Prior to joining the University of Hawaiʻi at Mānoa School of Ocean and Earth Science and Technology (SOEST), Sofia Suesue was pursuing an associate’s degree in natural sciences at Windward Community College and enrolled in a summer oceanography course at UH Mānoa, Halau Ola Honua’s Mauka to Makai, that focused on the management of watersheds on Oʻahu.
“Through the Mauka to Makai course, I became more interested in studying oceanography and found pursuing a career in research to be a more possible aspiration than I originally thought,” said Suesue. “Also, with my experience in the course I believed I could utilize what I would learn [in GES] to one day help with some of the environmental issues in our coastal areas.”
Raised on the windward side of Oʻahu, environmental science had always intrigued Suesue. Michael Guidry, summer course co-coordinator and director of the Global Environmental Science (GES) program, encouraged her to transfer to SOEST after graduating from Windward CC.
Caffeine, herbicide, antibiotic pollution of watershed microbes
After joining the GES bachelor’s degree program in the Department of Oceanography she focused her senior thesis research on the potential impacts of pollutants—including caffeine, the herbicide glyphosate and the broad-spectrum antibiotic sulfamethoxazole which is used to treat infections—on microbial communities in stream and coastal environments.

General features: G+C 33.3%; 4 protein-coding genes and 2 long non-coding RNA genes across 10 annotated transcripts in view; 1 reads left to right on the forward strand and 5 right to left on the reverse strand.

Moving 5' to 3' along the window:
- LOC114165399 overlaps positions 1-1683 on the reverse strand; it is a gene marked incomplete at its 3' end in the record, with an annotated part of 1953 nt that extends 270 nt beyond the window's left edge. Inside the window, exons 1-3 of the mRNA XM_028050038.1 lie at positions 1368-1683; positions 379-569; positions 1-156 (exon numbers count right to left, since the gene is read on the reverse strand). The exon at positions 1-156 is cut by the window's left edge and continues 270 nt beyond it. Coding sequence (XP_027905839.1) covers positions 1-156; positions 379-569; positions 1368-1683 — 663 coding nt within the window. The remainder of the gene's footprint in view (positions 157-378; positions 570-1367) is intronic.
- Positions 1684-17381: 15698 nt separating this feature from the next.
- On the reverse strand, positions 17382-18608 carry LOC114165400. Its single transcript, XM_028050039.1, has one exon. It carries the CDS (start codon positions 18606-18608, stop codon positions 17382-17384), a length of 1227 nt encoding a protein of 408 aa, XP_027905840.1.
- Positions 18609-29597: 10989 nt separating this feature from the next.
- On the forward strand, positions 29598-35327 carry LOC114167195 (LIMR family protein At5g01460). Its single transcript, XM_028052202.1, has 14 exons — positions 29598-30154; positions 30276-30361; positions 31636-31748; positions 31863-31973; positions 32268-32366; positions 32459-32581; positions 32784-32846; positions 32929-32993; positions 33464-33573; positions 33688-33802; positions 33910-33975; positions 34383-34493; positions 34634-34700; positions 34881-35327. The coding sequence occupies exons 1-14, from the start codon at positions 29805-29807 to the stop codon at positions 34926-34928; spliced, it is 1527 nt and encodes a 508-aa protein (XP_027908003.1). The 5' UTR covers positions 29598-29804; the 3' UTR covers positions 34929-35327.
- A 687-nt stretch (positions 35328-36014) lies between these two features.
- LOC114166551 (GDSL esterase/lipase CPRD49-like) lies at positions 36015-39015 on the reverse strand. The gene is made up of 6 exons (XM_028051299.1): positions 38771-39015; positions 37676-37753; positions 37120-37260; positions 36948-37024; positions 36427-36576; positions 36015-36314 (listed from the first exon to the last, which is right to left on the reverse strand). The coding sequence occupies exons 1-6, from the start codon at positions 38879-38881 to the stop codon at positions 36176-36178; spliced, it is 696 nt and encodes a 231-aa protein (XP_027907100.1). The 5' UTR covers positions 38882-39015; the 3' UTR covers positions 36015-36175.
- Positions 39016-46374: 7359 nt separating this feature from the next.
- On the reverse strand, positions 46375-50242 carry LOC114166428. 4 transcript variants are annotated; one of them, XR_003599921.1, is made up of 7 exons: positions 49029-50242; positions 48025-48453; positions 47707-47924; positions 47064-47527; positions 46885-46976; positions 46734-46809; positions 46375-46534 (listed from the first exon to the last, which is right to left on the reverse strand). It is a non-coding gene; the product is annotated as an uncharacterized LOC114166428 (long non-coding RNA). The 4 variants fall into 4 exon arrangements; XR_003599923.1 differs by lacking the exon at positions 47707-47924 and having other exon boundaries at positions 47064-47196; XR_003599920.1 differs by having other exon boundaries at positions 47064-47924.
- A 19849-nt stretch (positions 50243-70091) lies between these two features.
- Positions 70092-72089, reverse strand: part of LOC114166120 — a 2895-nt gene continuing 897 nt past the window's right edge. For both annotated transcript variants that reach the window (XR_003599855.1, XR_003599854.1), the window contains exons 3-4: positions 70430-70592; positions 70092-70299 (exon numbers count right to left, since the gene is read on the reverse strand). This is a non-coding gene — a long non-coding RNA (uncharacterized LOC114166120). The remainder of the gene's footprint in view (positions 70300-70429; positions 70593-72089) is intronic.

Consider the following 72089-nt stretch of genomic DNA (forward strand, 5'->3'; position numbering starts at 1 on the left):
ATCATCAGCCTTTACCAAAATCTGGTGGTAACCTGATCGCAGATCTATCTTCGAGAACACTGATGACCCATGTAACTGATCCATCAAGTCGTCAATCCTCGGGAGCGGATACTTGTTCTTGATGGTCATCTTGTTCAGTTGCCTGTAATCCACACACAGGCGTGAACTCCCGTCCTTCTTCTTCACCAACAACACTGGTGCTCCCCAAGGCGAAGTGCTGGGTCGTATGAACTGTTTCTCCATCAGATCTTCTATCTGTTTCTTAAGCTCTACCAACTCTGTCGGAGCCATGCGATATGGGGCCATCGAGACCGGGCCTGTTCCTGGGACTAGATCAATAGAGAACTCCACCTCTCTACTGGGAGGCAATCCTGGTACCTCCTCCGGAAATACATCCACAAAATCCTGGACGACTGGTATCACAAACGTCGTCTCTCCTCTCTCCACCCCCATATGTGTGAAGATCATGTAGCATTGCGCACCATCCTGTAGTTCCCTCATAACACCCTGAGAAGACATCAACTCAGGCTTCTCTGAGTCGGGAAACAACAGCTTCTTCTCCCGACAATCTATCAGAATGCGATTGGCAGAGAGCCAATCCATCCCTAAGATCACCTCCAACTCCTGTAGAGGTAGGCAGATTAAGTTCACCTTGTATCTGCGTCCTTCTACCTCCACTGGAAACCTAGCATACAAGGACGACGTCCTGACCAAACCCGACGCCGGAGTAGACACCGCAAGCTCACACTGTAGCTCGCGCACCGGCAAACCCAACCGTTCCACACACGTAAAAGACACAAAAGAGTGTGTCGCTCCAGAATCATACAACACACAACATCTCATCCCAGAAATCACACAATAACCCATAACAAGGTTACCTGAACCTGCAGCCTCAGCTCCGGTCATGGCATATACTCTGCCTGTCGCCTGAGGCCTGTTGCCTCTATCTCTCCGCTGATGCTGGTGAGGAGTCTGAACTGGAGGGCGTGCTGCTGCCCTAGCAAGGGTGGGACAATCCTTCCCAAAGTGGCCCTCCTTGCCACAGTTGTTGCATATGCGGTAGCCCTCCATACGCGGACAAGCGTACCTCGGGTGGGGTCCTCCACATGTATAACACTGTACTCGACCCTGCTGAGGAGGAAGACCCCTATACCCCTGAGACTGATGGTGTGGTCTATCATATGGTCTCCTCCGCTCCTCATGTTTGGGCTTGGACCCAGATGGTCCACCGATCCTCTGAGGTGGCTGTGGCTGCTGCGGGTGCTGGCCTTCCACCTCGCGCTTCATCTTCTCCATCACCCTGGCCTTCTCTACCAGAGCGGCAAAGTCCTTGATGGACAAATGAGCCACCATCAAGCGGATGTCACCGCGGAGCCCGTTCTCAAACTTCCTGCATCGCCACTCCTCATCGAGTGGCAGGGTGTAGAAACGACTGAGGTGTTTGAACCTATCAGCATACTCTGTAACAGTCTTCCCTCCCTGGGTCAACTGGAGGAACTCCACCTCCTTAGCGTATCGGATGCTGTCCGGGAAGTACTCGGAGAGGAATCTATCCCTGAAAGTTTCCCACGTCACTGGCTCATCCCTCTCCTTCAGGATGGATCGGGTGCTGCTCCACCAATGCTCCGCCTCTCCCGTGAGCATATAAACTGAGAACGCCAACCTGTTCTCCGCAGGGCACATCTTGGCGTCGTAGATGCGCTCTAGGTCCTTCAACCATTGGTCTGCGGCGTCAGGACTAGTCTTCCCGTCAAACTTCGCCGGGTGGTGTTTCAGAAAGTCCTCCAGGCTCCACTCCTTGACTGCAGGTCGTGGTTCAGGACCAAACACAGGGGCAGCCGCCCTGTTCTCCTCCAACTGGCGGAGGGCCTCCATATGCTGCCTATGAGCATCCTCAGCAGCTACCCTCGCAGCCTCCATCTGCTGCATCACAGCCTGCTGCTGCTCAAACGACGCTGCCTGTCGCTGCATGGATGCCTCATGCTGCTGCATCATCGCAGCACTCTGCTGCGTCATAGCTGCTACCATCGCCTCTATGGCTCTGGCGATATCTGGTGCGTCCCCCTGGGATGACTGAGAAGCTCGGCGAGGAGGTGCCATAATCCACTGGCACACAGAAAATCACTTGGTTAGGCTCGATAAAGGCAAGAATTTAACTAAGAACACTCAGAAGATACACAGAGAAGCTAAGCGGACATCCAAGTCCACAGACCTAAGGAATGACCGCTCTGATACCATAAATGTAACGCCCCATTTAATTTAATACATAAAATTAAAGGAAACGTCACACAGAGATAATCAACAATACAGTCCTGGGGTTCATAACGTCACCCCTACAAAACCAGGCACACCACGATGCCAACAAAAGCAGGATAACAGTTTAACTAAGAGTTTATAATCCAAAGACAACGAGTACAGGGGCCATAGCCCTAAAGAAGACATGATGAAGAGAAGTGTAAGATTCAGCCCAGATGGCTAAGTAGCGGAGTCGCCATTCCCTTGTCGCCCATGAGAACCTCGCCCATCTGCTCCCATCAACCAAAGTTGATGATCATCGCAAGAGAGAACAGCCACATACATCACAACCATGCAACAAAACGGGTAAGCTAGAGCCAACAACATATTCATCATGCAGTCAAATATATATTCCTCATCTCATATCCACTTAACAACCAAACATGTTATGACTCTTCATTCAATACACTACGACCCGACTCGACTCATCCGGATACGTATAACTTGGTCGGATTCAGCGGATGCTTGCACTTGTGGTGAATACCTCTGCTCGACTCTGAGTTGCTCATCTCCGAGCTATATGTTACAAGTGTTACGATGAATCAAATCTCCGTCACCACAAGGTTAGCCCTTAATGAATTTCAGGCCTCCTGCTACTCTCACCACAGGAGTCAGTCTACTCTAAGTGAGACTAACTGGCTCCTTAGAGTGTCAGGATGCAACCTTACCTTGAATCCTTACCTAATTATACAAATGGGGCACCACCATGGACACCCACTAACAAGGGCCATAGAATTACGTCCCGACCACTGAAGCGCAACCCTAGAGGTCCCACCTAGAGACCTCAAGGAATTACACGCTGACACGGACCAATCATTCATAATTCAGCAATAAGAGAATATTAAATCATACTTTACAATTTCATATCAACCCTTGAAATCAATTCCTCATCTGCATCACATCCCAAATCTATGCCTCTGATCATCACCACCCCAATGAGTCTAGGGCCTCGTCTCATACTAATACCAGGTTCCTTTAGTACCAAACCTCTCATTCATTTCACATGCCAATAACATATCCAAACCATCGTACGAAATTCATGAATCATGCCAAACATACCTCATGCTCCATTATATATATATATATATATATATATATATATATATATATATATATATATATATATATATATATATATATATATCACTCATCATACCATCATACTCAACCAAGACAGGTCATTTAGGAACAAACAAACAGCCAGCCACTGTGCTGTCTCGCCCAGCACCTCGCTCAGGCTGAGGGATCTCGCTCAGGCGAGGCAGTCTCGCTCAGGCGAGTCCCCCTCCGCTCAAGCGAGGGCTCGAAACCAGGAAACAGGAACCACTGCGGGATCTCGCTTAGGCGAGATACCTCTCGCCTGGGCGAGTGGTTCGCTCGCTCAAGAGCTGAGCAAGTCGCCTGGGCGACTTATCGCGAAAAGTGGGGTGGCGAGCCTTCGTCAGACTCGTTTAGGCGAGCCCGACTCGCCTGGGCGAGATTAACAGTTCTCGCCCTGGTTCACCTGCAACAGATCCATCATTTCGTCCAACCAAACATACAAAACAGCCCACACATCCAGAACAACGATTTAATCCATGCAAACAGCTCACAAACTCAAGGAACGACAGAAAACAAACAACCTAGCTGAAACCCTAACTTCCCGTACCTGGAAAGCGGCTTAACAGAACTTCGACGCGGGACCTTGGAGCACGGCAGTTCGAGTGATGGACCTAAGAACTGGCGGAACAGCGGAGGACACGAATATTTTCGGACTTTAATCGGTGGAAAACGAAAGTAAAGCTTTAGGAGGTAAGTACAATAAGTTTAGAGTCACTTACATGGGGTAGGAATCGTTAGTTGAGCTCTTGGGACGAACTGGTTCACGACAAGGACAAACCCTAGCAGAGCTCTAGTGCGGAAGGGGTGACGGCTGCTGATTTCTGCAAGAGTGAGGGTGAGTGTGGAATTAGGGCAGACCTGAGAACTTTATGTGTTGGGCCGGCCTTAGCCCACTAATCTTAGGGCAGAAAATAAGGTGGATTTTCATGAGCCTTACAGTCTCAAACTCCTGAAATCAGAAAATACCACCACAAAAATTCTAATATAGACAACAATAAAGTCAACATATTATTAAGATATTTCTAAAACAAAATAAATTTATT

Suesue surveyed the Kahaluʻu-ʻĀhuimanu stream system on the windward side of Oʻahu to measure how the concentration of the three contaminants changed from inland to coastal environments. She was guided by (SOEST) mentors Henrietta Dulai, Earth sciences professor, and Craig Nelson, associate researcher in the Department of Oceanography and Hawaiʻi Sea Grant.
Her findings suggest that caffeine degrades in concentration from the inland portion of the stream to the nearshore and it may have an impact on microbial metabolism. Her research also showed that glyphosate and sulfamethoxazole were stable in both marine and freshwater systems with higher concentrations in nearshore sections of the stream, suggesting they can be delivered into coastal areas where they may persist.
“Observing potential pollutant attenuation by microbes only within inland, non-channelized portions of the stream system suggests that inputs from all other areas may be more likely to export into coastal waters which could lead to the increased occurrence of environmental and public health concerns connected to pollutant presence,” said Suesue.
Testing microbes’ response to contaminants
After this survey, the researchers selected four sites across the stream system and two within Kāneʻohe Bay. They conducted a lab experiment wherein they added contaminants to the water samples collected from these areas and observed changes in the contaminant concentration and microbial density over the course of two weeks.
“If we observe a decrease in contaminant concentration and significantly higher cell density, that may suggest that a contaminant was being used as an energy source for microbes,” said Suesue. “This is what we observed in the samples to which we added caffeine. It appears that it may have an impact on microbial metabolism in that system.”
The team was struck by how persistent all three compounds were in marine ecosystems, remarking that “these experiments add to the growing concern over the long-term persistence of chemicals associated with human pollution sources.”
For more information, see SOEST’s website.
–By Marcie Grabowski